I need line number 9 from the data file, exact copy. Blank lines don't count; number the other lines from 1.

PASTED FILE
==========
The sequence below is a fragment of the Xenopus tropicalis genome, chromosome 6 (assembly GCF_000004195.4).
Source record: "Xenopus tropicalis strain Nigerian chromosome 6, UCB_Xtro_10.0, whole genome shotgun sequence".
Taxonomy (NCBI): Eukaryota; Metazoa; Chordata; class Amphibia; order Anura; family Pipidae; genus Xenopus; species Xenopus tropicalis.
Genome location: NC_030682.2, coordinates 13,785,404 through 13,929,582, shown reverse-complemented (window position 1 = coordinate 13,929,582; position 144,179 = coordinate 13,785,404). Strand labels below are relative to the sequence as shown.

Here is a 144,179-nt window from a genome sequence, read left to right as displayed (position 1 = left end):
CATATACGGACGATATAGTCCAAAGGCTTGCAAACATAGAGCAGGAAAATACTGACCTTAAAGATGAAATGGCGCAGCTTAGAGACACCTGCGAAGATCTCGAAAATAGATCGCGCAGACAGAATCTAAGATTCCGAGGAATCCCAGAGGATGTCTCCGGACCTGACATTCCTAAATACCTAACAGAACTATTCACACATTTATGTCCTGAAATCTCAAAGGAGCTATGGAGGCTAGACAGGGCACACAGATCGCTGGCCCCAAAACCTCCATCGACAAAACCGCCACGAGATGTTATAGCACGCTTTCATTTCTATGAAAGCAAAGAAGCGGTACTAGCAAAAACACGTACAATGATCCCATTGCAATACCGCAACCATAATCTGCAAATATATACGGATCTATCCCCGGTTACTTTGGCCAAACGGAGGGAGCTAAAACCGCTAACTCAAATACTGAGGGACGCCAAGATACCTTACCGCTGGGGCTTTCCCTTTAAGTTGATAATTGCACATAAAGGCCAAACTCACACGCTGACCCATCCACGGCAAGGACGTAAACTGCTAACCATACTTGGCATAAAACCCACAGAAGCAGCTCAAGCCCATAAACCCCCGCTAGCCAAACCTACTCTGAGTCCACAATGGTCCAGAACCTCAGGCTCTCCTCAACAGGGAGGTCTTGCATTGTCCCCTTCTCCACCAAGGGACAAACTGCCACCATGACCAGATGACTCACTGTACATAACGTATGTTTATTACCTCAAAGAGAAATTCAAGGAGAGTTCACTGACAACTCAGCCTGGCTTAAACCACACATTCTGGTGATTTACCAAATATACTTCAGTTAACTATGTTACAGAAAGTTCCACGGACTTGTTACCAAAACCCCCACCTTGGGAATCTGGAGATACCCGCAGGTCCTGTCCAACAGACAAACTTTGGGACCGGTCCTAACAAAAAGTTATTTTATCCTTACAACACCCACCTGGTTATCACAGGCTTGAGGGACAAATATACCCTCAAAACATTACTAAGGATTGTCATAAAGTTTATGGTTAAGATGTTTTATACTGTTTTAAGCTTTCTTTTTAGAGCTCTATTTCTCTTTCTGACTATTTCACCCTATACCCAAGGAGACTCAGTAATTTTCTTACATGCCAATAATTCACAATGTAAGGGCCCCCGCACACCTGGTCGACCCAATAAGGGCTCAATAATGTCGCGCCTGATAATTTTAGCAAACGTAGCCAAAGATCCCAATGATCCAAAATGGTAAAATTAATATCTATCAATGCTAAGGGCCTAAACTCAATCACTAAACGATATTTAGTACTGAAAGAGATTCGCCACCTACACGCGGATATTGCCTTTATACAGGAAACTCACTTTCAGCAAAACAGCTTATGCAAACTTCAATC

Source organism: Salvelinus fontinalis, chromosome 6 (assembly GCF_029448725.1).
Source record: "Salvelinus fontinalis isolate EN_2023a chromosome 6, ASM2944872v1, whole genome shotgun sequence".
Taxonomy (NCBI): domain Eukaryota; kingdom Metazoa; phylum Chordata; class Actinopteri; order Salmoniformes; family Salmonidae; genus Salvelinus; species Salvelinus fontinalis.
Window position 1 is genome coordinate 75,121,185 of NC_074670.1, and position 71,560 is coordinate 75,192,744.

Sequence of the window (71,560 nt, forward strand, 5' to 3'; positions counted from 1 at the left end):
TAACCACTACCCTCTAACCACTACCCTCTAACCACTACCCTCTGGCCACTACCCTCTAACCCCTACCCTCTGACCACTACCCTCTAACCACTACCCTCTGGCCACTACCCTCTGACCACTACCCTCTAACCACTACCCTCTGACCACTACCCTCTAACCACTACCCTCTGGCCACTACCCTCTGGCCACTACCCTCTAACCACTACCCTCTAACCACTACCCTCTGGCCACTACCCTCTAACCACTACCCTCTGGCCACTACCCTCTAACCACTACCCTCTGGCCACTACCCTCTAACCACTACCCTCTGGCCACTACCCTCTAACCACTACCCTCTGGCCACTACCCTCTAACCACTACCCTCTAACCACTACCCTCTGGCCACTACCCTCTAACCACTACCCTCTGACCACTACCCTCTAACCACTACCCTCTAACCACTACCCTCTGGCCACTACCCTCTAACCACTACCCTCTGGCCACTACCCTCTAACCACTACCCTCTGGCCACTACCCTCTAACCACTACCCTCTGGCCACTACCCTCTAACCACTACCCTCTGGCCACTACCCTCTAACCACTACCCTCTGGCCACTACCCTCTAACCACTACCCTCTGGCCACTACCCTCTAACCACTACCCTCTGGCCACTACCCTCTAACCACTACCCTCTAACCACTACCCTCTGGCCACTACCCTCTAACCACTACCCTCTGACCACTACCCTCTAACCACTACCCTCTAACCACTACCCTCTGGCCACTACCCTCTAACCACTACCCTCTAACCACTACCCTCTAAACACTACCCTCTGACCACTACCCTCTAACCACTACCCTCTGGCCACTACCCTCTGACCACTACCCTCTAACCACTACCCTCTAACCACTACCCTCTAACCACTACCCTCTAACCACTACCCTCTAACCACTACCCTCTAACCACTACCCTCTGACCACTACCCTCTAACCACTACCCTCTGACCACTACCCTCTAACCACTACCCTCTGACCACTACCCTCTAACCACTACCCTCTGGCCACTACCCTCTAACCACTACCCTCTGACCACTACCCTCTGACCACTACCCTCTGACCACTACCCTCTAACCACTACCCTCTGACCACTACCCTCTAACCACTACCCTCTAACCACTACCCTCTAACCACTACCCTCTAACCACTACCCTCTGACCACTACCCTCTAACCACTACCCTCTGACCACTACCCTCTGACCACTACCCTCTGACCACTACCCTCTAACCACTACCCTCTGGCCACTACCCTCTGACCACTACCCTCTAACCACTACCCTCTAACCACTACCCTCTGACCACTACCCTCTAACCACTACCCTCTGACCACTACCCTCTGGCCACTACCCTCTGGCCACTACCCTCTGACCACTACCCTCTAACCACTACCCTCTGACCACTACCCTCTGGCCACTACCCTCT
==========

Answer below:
Taxonomy (NCBI): domain Eukaryota; kingdom Metazoa; phylum Chordata; class Actinopteri; order Salmoniformes; family Salmonidae; genus Salvelinus; species Salvelinus fontinalis.